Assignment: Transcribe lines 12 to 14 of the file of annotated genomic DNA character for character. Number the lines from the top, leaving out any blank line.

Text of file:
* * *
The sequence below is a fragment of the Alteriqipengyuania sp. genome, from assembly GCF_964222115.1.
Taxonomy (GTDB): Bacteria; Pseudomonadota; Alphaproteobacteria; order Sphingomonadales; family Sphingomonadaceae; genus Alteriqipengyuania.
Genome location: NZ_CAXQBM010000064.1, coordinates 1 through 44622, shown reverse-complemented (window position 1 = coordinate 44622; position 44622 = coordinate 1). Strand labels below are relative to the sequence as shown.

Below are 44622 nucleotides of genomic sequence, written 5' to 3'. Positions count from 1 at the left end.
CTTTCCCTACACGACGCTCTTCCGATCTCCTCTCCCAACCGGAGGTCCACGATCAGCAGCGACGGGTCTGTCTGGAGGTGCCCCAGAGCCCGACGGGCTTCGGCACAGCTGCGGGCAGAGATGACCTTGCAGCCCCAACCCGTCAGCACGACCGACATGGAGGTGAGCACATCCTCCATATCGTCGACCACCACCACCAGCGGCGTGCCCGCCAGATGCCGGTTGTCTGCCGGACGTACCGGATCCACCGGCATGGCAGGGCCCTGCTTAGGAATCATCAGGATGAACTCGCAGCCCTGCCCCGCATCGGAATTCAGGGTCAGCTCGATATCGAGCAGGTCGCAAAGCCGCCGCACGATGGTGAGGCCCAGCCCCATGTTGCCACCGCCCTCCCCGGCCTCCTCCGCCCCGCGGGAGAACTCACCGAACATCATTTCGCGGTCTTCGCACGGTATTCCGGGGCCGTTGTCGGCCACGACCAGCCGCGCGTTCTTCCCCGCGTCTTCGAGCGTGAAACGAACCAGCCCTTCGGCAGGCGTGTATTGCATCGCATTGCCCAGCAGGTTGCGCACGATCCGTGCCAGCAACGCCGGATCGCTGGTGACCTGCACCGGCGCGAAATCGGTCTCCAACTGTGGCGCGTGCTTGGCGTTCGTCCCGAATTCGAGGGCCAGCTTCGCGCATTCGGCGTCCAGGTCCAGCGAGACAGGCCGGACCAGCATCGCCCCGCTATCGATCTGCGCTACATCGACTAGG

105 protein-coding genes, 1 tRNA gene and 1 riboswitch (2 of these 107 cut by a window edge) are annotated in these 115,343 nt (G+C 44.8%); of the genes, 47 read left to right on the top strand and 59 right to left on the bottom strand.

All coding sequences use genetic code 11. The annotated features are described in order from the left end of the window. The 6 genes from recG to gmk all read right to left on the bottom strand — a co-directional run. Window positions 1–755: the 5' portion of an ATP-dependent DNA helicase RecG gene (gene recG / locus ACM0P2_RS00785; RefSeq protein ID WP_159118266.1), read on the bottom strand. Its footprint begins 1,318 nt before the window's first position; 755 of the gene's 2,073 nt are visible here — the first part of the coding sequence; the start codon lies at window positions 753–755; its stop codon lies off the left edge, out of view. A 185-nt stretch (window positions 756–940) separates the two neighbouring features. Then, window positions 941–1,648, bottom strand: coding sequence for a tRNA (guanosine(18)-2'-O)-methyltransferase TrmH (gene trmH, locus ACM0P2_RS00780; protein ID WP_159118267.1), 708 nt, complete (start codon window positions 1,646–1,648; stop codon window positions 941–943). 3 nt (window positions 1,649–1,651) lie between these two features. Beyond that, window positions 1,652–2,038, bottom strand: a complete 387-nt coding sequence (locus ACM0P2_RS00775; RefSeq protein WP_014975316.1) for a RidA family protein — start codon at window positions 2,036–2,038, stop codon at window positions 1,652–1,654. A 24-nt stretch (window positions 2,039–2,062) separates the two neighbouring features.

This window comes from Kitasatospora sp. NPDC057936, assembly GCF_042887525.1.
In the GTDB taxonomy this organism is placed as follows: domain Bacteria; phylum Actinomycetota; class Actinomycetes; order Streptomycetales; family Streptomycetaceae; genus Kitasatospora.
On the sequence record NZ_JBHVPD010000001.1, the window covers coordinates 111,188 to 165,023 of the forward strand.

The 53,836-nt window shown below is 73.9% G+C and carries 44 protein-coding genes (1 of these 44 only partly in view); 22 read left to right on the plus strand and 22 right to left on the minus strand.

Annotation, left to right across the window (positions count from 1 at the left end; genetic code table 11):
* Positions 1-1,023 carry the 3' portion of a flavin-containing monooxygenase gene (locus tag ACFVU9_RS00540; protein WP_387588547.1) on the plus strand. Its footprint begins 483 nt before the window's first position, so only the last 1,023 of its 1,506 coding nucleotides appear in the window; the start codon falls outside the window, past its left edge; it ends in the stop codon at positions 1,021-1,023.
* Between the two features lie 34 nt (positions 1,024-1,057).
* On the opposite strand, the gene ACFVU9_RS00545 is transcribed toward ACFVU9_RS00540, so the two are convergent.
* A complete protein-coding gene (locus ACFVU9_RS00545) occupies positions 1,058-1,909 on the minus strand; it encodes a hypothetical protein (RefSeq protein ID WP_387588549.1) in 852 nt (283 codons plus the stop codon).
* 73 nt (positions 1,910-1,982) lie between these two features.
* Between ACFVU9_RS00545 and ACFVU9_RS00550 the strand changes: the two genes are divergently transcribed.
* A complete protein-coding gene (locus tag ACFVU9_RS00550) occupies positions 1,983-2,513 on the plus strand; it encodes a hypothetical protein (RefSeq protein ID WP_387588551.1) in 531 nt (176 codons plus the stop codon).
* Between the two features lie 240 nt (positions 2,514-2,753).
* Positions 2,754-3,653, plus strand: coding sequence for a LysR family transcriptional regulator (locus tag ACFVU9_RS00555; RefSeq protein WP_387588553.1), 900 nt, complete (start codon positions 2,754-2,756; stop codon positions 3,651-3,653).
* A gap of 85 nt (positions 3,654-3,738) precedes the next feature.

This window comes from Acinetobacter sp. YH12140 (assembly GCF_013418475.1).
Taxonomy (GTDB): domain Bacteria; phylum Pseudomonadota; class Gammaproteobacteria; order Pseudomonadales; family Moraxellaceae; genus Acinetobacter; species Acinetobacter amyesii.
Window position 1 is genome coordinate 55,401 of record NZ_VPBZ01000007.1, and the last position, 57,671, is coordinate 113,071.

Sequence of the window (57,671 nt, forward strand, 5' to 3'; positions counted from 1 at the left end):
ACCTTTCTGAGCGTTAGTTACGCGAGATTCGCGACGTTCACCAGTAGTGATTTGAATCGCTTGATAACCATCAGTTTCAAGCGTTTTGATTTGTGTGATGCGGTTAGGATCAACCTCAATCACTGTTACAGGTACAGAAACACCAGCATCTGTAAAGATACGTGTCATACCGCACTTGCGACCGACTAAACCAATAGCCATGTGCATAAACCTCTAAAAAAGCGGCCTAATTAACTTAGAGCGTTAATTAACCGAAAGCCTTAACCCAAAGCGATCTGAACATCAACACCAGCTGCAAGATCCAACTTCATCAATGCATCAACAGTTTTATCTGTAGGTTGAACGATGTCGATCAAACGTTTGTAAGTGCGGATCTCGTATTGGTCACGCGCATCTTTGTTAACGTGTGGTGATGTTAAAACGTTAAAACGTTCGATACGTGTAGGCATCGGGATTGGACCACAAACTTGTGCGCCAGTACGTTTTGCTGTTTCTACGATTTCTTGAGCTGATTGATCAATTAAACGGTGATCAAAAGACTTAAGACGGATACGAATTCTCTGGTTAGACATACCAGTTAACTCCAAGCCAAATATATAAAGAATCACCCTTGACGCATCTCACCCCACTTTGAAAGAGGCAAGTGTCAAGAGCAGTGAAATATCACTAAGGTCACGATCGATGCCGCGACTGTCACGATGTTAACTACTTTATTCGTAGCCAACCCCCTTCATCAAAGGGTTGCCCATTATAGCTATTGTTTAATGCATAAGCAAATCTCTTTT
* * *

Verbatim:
Annotation, left to right across the window (positions count from 1 at the left end; genetic code table 11):
* Positions 1-1,023 carry the 3' portion of a flavin-containing monooxygenase gene (locus tag ACFVU9_RS00540; protein WP_387588547.1) on the plus strand. Its footprint begins 483 nt before the window's first position, so only the last 1,023 of its 1,506 coding nucleotides appear in the window; the start codon falls outside the window, past its left edge; it ends in the stop codon at positions 1,021-1,023.
* Between the two features lie 34 nt (positions 1,024-1,057).